Coal China Petroleum oils from bituminous China
Palm oil & fractions Japan Crude petroleum and oil Singapore
Petroleum gas & hydrocarbons USA Telephone sets Japan
Crude oil & petroleum India Parts and accessories for tractors Thailand
Copper ores & concentrates Singapore Gaseous hydrocarbons USA
Natural rubber South Korea Wheat and meslins South Korea

Source: ITC Trade Map

Stagnating trend in exports, coupled with rising demand for imported goods, has reversed the usual trade surplus into deficit since 2018. Looking forward, non-oil export performance might not improve significantly in 2020, due to the ongoing US-China trade war and signs of the global economic slowdown. The lagged transmission effect from global shocks into Indonesia’s real domestic economy will keep trade from falling apart in the near future. Also, the slight drop of Indonesia’s Ease of Doing Business Index to 73rd position in 2019, from 72nd in 2018, shows that this country is slower in reforming the investment climate compared to other rival countries.

India-Indonesia trade relations

Indonesia has emerged as the second largest trading partner of India in the ASEAN region. Bilateral trade has increased from US$ 15.3 billion in 2016-17 to US$ 21 billion in 2018-19. This grew at a CAGR of 16.1%, which seems significant. India is the second largest buyer of coal and crude palm oil from Indonesia and imports minerals, rubber, pulp and paper and hydrocarbons reserves. India exports refined petroleum products, commercial vehicles, telecommunication equipment, agriculture commodities, bovine meat, steel products and plastics to Indonesia.

Source: Ministry of Commerce and Industry, Government of India

India’s exports to Indonesia surged from US$ 3.1 billion to US$ 4.78 billion in the past three years, growing at a CAGR of more than 18%. Also, India’s imports from Indonesia surged by US$ 4 billion in the same time frame. There are about 30 Indian investments and Joint Ventures in Indonesia. As per Indonesian official statistics, Indian investment in Indonesia is US$ 995.18 million in 2,215 projects during 2000-2018. In comparison, Indonesia’s investment in India is about US$ 629.16 million (April 2000- March 2019). There are around 120,000 citizens of Indian origin in Indonesia mostly concentrated in Greater Jakarta, Medan, Surabaya and Bandung. They are mainly engaged in trade dealing in textiles and sports goods.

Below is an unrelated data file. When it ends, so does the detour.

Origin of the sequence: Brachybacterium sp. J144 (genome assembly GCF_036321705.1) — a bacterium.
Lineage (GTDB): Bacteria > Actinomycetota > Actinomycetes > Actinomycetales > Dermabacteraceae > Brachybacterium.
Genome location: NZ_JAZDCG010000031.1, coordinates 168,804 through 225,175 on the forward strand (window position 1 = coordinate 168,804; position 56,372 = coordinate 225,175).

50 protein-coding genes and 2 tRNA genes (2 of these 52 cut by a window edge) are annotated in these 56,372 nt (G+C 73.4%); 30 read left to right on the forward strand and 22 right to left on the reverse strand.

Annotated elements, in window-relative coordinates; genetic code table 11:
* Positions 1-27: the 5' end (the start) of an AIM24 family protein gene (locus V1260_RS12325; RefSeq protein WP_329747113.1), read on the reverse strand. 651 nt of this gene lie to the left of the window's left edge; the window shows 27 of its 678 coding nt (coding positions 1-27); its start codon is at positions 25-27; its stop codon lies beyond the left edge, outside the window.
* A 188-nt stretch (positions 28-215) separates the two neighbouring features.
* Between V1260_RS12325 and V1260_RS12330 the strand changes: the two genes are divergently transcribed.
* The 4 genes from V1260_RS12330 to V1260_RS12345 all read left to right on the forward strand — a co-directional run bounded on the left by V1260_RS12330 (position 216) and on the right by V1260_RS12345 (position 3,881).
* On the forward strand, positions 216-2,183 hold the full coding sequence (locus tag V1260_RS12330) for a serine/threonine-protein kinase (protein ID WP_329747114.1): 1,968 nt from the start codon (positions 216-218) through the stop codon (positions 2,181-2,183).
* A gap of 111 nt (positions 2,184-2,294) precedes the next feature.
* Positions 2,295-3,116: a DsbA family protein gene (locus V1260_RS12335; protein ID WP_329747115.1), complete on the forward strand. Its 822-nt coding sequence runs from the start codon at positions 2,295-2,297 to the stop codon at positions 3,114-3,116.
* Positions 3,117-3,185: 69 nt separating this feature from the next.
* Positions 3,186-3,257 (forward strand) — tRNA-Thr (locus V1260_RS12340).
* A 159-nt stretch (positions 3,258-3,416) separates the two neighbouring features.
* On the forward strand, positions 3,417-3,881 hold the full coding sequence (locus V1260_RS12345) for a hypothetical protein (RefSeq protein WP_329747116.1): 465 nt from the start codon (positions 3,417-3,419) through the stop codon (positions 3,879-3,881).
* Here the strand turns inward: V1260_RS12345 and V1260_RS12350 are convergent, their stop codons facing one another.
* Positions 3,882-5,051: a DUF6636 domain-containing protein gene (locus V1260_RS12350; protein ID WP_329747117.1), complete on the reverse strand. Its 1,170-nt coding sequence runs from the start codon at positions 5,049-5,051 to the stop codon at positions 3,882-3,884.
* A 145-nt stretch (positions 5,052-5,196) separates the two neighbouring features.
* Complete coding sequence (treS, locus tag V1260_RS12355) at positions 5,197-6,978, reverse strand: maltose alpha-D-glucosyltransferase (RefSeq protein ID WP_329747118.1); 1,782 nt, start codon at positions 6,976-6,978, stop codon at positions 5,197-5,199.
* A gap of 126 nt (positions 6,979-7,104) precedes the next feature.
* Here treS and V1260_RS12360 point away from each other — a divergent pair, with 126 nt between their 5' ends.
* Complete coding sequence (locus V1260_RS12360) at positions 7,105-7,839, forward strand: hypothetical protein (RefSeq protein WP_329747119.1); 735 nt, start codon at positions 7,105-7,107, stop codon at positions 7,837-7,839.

According to the Ministry of External Affairs, India and Indonesia have set a US$ 50 billion target for bilateral trade by 2025. Even as India has stayed out of the Regional Comprehensive Economic Partnership (RCEP), the two nations are already engaged via the ASEAN-India FTA agreement. The two sides have identified significant economic complementarities which can be exploited for mutual gains. One instance is the pharma sector, wherein Indian firms are unable to penetrate the Indonesian market due to stringent regulations for foreign players. Some other products where untapped export potential for India exists include semi-finished products of iron and steel, parts of motor vehicles, semi/wholly milled rice, and insecticides.

The two sides are set to launch negotiations for a Comprehensive Economic Cooperation Agreement (CECA) to ensure economic cooperation while trading in goods, services, and investments. This mechanism could prove fruitful in addressing areas of untapped trade potential and help reach the trade target.